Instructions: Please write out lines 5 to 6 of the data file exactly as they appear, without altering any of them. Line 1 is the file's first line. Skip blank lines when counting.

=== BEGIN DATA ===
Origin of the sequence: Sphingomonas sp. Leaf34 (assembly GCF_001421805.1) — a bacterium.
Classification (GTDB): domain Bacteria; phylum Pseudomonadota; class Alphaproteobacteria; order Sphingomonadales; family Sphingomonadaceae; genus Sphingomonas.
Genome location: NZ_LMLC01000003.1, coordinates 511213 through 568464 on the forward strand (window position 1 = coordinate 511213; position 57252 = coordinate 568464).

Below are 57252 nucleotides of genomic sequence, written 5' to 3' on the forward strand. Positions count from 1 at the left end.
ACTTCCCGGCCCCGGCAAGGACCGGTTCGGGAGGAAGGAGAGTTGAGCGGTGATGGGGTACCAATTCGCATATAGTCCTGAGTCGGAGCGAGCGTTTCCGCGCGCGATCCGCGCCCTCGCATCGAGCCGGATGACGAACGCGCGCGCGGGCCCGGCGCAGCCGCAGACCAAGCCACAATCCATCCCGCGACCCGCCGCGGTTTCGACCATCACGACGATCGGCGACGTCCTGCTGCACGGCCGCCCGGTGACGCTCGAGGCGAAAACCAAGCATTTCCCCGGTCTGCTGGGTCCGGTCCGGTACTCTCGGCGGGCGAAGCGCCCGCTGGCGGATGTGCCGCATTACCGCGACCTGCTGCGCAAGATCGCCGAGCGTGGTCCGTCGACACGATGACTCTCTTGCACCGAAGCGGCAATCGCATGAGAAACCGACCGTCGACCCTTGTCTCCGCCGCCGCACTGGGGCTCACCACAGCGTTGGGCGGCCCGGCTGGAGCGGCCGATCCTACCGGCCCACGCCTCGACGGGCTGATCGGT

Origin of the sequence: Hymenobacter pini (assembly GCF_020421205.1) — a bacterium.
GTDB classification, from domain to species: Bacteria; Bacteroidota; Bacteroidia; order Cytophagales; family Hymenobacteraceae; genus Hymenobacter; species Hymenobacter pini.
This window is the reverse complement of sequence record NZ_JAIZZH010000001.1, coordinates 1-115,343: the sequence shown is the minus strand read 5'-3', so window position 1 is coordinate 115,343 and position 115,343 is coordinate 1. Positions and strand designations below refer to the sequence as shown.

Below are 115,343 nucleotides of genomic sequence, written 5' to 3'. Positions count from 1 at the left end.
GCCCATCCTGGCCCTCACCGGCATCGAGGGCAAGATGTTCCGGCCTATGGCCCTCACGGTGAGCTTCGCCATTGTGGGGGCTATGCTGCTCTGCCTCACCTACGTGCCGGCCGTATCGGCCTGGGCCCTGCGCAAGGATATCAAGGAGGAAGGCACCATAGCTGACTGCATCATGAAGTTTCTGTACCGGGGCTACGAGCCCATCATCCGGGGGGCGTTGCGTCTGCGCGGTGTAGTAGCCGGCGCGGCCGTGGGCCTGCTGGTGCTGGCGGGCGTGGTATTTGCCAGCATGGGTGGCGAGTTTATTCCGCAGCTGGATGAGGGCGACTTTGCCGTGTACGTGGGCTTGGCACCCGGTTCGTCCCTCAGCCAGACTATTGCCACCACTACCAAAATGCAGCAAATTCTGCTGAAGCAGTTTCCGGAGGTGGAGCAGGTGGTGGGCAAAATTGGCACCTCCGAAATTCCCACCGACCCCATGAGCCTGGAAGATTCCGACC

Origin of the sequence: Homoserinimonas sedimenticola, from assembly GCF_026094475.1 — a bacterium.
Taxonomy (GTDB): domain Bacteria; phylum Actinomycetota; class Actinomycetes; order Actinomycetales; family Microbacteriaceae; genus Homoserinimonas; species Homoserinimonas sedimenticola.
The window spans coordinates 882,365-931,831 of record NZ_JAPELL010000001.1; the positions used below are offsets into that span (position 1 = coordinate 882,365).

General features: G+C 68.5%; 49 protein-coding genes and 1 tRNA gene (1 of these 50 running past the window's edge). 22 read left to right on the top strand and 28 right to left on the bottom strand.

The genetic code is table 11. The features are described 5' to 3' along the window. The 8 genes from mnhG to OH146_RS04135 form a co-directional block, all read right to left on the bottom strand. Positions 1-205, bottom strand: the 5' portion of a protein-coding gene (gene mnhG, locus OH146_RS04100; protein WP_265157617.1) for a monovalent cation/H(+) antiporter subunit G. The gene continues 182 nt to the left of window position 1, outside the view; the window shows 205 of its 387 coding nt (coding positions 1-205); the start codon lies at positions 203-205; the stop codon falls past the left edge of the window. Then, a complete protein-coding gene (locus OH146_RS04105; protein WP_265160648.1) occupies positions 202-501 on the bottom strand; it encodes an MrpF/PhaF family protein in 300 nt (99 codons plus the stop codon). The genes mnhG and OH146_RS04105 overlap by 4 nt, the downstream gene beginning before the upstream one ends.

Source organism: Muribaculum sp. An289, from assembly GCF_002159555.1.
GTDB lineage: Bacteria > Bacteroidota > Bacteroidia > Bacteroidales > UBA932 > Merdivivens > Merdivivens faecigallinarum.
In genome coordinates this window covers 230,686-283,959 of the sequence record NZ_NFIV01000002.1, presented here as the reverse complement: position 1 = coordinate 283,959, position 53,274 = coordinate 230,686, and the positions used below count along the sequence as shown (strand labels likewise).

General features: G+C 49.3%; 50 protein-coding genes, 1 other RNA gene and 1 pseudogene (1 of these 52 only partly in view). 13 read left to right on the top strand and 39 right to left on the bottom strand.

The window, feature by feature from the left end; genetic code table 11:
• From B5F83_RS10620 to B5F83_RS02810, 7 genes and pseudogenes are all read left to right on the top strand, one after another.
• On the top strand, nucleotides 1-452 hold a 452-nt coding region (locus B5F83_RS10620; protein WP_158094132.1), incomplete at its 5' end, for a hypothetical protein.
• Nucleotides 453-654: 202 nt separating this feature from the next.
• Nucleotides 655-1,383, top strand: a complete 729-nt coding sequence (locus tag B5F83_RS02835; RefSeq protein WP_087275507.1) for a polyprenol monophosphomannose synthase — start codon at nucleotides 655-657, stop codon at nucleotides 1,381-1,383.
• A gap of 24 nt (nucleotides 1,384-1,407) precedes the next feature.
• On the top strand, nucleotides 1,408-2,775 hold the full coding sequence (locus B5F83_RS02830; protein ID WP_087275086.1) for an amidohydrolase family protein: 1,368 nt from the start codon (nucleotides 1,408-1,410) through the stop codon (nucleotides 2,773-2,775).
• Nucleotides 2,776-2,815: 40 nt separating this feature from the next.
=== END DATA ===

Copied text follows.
ACTTCCCGGCCCCGGCAAGGACCGGTTCGGGAGGAAGGAGAGTTGAGCGGTGATGGGGTACCAATTCGCATATAGTCCTGAGTCGGAGCGAGCGTTTCCGCGCGCGATCCGCGCCCTCGCATCGAGCCGGATGACGAACGCGCGCGCGGGCCCGGCGCAGCCGCAGACCAAGCCACAATCCATCCCGCGACCCGCCGCGGTTTCGACCATCACGACGATCGGCGACGTCCTGCTGCACGGCCGCCCGGTGACGCTCGAGGCGAAAACCAAGCATTTCCCCGGTCTGCTGGGTCCGGTCCGGTACTCTCGGCGGGCGAAGCGCCCGCTGGCGGATGTGCCGCATTACCGCGACCTGCTGCGCAAGATCGCCGAGCGTGGTCCGTCGACACGATGACTCTCTTGCACCGAAGCGGCAATCGCATGAGAAACCGACCGTCGACCCTTGTCTCCGCCGCCGCACTGGGGCTCACCACAGCGTTGGGCGGCCCGGCTGGAGCGGCCGATCCTACCGGCCCACGCCTCGACGGGCTGATCGGT

Origin of the sequence: Hymenobacter pini (assembly GCF_020421205.1) — a bacterium.